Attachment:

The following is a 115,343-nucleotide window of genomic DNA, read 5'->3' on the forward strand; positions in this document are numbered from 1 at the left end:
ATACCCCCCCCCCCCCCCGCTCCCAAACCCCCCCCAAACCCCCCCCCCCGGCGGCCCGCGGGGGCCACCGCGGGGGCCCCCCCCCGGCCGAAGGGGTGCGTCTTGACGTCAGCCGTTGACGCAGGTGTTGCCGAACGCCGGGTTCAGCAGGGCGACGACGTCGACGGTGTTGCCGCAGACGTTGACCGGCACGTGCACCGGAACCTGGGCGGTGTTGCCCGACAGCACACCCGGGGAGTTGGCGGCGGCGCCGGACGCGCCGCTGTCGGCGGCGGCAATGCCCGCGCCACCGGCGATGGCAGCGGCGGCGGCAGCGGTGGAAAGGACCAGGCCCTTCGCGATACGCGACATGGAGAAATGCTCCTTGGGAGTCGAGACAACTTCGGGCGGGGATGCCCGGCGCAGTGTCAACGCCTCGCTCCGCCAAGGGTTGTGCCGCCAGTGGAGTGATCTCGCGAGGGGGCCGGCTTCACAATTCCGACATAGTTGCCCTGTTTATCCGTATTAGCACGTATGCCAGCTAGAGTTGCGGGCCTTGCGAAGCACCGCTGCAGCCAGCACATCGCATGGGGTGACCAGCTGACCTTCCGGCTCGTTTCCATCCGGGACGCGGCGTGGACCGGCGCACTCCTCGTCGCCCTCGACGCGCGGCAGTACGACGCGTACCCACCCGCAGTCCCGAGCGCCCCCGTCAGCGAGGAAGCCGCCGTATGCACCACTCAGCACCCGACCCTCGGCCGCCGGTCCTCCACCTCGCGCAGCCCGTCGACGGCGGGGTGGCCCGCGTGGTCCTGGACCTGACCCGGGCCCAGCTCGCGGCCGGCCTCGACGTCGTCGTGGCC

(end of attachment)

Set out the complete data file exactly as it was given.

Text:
The following is a 115,343-nucleotide window of genomic DNA, read 5'->3' on the forward strand; positions in this document are numbered from 1 at the left end:
ATACCCCCCCCCCCCCCCGCTCCCAAACCCCCCCCAAACCCCCCCCCCCGGCGGCCCGCGGGGGCCACCGCGGGGGCCCCCCCCCGGCCGAAGGGGTGCGTCTTGACGTCAGCCGTTGACGCAGGTGTTGCCGAACGCCGGGTTCAGCAGGGCGACGACGTCGACGGTGTTGCCGCAGACGTTGACCGGCACGTGCACCGGAACCTGGGCGGTGTTGCCCGACAGCACACCCGGGGAGTTGGCGGCGGCGCCGGACGCGCCGCTGTCGGCGGCGGCAATGCCCGCGCCACCGGCGATGGCAGCGGCGGCGGCAGCGGTGGAAAGGACCAGGCCCTTCGCGATACGCGACATGGAGAAATGCTCCTTGGGAGTCGAGACAACTTCGGGCGGGGATGCCCGGCGCAGTGTCAACGCCTCGCTCCGCCAAGGGTTGTGCCGCCAGTGGAGTGATCTCGCGAGGGGGCCGGCTTCACAATTCCGACATAGTTGCCCTGTTTATCCGTATTAGCACGTATGCCAGCTAGAGTTGCGGGCCTTGCGAAGCACCGCTGCAGCCAGCACATCGCATGGGGTGACCAGCTGACCTTCCGGCTCGTTTCCATCCGGGACGCGGCGTGGACCGGCGCACTCCTCGTCGCCCTCGACGCGCGGCAGTACGACGCGTACCCACCCGCAGTCCCGAGCGCCCCCGTCAGCGAGGAAGCCGCCGTATGCACCACTCAGCACCCGACCCTCGGCCGCCGGTCCTCCACCTCGCGCAGCCCGTCGACGGCGGGGTGGCCCGCGTGGTCCTGGACCTGACCCGGGCCCAGCTCGCGGCCGGCCTCGACGTCGTCGTGGCC